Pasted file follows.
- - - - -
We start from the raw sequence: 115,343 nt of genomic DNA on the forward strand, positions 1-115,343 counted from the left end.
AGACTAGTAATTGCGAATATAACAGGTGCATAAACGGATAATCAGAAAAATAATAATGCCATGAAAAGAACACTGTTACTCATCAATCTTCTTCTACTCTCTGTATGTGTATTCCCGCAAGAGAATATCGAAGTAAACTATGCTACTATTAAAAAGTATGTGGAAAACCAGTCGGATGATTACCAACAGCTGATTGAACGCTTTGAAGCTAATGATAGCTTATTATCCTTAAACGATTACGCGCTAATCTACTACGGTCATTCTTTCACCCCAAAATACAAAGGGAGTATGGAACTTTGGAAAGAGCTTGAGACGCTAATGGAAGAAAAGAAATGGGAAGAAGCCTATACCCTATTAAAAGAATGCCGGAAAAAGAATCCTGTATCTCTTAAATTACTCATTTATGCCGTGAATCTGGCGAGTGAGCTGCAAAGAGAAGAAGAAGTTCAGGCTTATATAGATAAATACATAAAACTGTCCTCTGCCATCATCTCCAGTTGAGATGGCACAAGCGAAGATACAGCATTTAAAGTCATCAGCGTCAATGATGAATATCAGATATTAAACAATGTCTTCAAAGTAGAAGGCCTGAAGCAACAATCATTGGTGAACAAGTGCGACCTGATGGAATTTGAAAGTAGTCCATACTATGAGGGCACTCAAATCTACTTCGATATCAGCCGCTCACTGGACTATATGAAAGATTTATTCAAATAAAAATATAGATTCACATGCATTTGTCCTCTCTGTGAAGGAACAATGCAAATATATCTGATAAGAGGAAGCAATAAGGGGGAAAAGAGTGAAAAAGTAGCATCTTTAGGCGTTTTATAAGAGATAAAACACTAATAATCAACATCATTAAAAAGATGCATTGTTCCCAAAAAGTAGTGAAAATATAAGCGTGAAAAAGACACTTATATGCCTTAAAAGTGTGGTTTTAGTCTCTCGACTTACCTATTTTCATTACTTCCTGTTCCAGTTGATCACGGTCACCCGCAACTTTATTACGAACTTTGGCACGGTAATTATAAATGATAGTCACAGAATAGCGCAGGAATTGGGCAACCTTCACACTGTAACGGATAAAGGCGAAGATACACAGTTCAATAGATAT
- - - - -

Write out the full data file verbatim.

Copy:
We start from the raw sequence: 115,343 nt of genomic DNA on the forward strand, positions 1-115,343 counted from the left end.
AGACTAGTAATTGCGAATATAACAGGTGCATAAACGGATAATCAGAAAAATAATAATGCCATGAAAAGAACACTGTTACTCATCAATCTTCTTCTACTCTCTGTATGTGTATTCCCGCAAGAGAATATCGAAGTAAACTATGCTACTATTAAAAAGTATGTGGAAAACCAGTCGGATGATTACCAACAGCTGATTGAACGCTTTGAAGCTAATGATAGCTTATTATCCTTAAACGATTACGCGCTAATCTACTACGGTCATTCTTTCACCCCAAAATACAAAGGGAGTATGGAACTTTGGAAAGAGCTTGAGACGCTAATGGAAGAAAAGAAATGGGAAGAAGCCTATACCCTATTAAAAGAATGCCGGAAAAAGAATCCTGTATCTCTTAAATTACTCATTTATGCCGTGAATCTGGCGAGTGAGCTGCAAAGAGAAGAAGAAGTTCAGGCTTATATAGATAAATACATAAAACTGTCCTCTGCCATCATCTCCAGTTGAGATGGCACAAGCGAAGATACAGCATTTAAAGTCATCAGCGTCAATGATGAATATCAGATATTAAACAATGTCTTCAAAGTAGAAGGCCTGAAGCAACAATCATTGGTGAACAAGTGCGACCTGATGGAATTTGAAAGTAGTCCATACTATGAGGGCACTCAAATCTACTTCGATATCAGCCGCTCACTGGACTATATGAAAGATTTATTCAAATAAAAATATAGATTCACATGCATTTGTCCTCTCTGTGAAGGAACAATGCAAATATATCTGATAAGAGGAAGCAATAAGGGGGAAAAGAGTGAAAAAGTAGCATCTTTAGGCGTTTTATAAGAGATAAAACACTAATAATCAACATCATTAAAAAGATGCATTGTTCCCAAAAAGTAGTGAAAATATAAGCGTGAAAAAGACACTTATATGCCTTAAAAGTGTGGTTTTAGTCTCTCGACTTACCTATTTTCATTACTTCCTGTTCCAGTTGATCACGGTCACCCGCAACTTTATTACGAACTTTGGCACGGTAATTATAAATGATAGTCACAGAATAGCGCAGGAATTGGGCAACCTTCACACTGTAACGGATAAAGGCGAAGATACACAGTTCAATAGATAT